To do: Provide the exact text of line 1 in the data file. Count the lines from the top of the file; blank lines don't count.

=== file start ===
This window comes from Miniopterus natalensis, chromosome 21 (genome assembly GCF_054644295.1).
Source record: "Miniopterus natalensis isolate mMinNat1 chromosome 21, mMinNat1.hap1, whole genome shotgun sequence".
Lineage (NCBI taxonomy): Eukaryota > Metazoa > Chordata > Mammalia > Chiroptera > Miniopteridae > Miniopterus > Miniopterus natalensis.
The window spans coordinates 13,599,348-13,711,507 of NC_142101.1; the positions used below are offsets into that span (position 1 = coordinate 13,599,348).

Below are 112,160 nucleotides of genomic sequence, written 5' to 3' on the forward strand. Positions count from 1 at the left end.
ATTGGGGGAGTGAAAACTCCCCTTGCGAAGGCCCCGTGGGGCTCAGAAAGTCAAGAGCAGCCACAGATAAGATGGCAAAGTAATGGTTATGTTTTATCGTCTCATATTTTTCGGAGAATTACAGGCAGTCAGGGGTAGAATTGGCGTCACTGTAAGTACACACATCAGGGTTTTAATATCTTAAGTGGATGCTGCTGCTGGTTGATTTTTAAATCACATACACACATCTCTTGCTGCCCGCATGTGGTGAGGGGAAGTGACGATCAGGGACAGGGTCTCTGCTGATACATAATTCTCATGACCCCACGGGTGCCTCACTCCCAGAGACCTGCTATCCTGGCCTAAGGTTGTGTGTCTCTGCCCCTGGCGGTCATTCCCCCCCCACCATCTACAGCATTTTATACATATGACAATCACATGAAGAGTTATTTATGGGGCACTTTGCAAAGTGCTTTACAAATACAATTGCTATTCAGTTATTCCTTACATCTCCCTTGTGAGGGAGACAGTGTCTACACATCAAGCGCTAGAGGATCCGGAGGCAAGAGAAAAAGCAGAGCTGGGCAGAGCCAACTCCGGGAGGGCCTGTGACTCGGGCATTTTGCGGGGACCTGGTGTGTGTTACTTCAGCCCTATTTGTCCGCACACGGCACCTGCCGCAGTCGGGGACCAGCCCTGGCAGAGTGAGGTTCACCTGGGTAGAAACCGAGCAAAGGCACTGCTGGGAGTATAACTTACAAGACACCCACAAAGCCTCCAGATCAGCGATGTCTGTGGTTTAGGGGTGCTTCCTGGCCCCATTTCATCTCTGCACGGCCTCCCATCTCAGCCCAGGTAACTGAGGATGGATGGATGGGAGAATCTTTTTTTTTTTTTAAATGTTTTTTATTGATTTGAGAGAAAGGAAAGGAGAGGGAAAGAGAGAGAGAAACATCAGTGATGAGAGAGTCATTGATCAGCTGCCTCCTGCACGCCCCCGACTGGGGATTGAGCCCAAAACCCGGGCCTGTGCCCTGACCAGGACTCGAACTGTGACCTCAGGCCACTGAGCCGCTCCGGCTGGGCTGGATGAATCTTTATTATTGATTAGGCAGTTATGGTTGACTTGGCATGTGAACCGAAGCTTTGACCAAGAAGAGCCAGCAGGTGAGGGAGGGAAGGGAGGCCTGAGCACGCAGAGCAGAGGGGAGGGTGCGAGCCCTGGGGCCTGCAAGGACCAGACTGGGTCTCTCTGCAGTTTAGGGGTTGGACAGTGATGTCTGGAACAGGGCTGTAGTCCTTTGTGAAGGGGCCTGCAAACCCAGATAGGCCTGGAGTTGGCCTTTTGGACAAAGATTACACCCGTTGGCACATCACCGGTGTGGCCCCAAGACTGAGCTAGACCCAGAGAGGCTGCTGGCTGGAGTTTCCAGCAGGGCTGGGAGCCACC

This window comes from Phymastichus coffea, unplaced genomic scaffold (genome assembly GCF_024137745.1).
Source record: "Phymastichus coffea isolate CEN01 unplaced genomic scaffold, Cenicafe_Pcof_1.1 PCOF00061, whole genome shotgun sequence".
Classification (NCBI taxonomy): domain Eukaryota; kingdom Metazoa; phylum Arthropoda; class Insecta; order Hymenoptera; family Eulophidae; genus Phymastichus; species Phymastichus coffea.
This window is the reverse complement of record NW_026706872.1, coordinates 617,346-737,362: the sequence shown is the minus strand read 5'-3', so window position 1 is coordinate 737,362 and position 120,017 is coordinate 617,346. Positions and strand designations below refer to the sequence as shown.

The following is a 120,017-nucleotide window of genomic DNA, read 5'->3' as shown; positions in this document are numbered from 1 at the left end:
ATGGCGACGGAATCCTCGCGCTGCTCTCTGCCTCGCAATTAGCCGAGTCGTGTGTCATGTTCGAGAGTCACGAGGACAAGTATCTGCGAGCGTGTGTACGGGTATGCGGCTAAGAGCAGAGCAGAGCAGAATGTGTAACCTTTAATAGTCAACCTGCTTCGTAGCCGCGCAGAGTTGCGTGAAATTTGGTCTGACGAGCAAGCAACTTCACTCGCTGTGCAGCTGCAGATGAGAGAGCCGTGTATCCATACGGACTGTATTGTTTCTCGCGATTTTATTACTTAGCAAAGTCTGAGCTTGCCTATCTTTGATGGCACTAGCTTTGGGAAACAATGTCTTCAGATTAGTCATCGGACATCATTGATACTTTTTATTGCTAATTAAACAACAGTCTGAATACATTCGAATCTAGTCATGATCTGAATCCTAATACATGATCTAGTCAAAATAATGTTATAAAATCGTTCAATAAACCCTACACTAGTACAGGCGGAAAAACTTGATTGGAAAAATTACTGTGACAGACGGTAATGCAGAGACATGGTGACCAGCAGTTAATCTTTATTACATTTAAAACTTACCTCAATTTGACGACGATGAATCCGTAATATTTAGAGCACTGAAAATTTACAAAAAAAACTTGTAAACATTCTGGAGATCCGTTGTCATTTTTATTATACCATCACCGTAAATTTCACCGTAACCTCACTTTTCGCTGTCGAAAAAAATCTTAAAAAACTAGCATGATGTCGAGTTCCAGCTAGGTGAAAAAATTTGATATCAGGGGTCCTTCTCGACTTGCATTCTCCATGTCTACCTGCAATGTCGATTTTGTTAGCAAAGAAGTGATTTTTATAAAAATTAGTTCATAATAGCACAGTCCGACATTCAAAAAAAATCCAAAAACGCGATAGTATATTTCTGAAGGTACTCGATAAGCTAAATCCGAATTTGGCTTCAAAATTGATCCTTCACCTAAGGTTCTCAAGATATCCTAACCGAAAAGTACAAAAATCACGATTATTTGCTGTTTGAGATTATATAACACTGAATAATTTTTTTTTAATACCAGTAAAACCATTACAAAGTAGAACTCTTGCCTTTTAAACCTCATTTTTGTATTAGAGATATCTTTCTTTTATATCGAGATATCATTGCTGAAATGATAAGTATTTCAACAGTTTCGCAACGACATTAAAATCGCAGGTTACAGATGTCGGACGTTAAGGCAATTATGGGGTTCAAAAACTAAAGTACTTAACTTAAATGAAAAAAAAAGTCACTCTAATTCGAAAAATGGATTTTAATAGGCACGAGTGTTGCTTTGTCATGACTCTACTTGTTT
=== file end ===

This window comes from Miniopterus natalensis, chromosome 21 (genome assembly GCF_054644295.1).